Condos appeal to young professionals making their first home purchase and empty nesters who want to downsize. But condos do come with some specific financial considerations that don’t generally apply to houses. Here’s a look at five areas to consider before signing on the dotted line.
- Strata/condo fees: Condos come with a monthly condo or strata fee to cover building maintenance, insurance and any amenities like a gym or doorman. B.C. has appropriated the term strata from Australia, but in most other places across the Canada, the term is condo association (which basically means the same thing). In many buildings, your monthly fees are based on the size of your unit and they are likely increase over time as the building ages and maintenance costs increase. Even after you’ve paid off your mortgage, you’ll still need to continue paying monthly fees, so this is a reoccurring cost think about before buying a condo.
- Reserve fund: Check out the building’s financial statements before you buy a condo, because a well-managed building with a healthy reserve or contingency fund may be a better investment than one that has a tiny fund and major repairs on the horizon that could lead to an expensive special assessment. B.C.’s Strata Property Act, Regulations and Amendments recently began requiring many strata buildings to prepare depreciation reports to provide buyers with more information about upcoming repairs, but many buildings have not done so yet.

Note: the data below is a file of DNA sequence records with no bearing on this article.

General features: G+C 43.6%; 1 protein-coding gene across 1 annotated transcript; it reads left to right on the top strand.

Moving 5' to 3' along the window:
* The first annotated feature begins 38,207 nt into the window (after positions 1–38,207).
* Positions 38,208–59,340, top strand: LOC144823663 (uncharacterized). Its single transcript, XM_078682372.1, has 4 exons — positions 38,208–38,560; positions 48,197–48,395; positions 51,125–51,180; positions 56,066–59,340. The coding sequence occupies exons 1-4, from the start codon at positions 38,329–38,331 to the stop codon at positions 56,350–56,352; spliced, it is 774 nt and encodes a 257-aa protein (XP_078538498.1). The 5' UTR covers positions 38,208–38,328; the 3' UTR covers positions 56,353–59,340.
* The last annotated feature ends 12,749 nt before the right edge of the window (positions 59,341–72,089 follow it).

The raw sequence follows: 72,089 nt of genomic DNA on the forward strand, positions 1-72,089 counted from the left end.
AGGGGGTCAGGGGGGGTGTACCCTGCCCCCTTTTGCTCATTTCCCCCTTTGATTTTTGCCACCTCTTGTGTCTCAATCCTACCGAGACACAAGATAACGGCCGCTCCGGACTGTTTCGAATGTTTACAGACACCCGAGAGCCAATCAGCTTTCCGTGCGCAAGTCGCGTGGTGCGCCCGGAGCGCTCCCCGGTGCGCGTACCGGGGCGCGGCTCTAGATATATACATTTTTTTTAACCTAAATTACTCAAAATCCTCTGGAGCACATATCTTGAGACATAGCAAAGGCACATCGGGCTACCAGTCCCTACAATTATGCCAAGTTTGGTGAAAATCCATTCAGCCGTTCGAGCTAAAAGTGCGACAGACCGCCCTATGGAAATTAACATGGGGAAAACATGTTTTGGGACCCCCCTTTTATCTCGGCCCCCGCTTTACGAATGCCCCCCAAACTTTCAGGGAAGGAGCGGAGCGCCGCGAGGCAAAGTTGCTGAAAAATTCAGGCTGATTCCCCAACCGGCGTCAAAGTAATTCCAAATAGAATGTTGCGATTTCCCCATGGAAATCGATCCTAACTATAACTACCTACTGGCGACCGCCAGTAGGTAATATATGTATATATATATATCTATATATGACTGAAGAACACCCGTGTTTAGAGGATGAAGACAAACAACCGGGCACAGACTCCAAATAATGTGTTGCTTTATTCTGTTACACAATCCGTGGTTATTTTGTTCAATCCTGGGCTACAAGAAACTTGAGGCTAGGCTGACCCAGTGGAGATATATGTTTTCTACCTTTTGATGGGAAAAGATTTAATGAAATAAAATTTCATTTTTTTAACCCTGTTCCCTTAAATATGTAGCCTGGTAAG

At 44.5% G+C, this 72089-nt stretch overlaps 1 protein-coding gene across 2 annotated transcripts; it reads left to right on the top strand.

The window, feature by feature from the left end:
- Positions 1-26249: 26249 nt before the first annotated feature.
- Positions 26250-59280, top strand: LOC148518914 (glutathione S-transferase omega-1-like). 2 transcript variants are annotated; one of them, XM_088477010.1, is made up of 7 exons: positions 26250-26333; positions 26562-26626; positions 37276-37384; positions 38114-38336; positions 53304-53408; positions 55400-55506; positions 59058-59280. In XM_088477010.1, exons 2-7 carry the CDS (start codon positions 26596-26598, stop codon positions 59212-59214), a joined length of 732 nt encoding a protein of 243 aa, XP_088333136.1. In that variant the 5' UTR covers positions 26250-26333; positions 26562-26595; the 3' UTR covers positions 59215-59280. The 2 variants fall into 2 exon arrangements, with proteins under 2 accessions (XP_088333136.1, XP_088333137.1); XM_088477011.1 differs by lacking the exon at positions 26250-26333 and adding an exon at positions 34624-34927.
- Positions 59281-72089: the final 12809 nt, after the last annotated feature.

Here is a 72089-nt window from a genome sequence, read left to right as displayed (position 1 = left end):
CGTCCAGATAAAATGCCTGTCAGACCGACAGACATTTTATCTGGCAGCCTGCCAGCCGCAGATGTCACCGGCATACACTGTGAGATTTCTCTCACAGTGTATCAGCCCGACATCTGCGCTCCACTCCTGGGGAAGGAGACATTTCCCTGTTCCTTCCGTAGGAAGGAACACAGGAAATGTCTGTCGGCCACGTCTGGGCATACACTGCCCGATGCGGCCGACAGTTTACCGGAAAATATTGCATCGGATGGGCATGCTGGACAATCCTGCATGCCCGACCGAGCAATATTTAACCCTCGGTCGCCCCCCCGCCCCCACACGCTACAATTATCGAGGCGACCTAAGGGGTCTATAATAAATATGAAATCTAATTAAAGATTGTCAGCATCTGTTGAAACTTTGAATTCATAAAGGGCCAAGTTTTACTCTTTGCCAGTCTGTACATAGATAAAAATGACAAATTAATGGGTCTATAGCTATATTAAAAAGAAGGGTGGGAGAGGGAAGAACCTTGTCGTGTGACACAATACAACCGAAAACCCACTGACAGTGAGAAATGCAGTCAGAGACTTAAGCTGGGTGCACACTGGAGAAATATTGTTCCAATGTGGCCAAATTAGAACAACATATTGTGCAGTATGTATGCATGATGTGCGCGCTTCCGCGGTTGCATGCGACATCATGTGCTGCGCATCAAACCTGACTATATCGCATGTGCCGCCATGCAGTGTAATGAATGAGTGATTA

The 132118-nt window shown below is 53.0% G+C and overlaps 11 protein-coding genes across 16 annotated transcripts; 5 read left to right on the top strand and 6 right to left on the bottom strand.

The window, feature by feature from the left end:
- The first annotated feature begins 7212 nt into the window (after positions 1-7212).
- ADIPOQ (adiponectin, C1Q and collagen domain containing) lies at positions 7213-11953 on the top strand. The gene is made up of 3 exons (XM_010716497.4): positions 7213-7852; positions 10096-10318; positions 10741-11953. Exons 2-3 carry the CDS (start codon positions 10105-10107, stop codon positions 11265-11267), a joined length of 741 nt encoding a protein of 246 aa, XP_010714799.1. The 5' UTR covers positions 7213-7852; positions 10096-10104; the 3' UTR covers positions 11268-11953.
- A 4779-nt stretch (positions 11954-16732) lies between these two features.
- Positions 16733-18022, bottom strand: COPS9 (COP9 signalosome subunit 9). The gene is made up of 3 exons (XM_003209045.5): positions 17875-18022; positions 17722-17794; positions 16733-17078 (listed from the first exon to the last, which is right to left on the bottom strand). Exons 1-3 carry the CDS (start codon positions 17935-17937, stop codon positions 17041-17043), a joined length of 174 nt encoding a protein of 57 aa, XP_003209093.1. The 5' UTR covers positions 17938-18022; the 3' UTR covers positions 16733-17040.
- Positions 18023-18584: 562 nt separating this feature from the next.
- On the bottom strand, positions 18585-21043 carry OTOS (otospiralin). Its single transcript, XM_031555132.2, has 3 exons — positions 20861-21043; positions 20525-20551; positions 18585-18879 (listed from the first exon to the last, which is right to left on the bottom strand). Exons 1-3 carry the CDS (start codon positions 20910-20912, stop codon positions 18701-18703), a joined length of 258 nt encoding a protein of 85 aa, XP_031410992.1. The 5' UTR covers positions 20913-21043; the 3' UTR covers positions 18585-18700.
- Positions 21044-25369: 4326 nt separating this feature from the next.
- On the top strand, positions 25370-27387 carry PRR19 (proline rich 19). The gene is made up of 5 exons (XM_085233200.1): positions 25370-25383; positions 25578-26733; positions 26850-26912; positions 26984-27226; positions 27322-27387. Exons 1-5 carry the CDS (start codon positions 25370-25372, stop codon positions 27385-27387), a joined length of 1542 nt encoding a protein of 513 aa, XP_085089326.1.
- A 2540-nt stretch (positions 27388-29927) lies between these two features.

- Age of the building: An older building may mean more maintenance issues, which could incur extra costs for you as an owner. If you do a condo inspection, the inspector should not only examine the condition of the unit but also the building as a whole, including the roof and parkade (if applicable). In B.C., many condo buildings built during the 1980s or 1990s suffer from leaky condo problems that can be costly to fix. Of course, new buildings can have have potential issues, too, as Moneysense reports. Construction delays or strata fees that are set too low initially are just two examples. CMHC has a checklist for buying a new condominium.
- Parking: Many condo units come with a deeded parking spot, but others, especially in downtown urban centres, have a limited number of parking spots available on a wait list basis. If you need a vehicle for work or errands and your condo unit does not have its own parking spot, research other parking options nearby before you make an offer. A spot in an underground parkade may cost more but it may also offer better security than an outdoor lot.
- Neighbours: With condos and even town homes, you and your neighbours live in much closer proximity than you would in a free-standing home. This means that the smell of your neighbour’s chicken curry or the sound of him watching a hockey game at top volume may waft into your unit or the common areas (however, concrete tends to create a better sound barrier than some other materials). Think carefully about whether you can happily live in that type of environment and visit the building at different times of day to get a feel for noise and activity.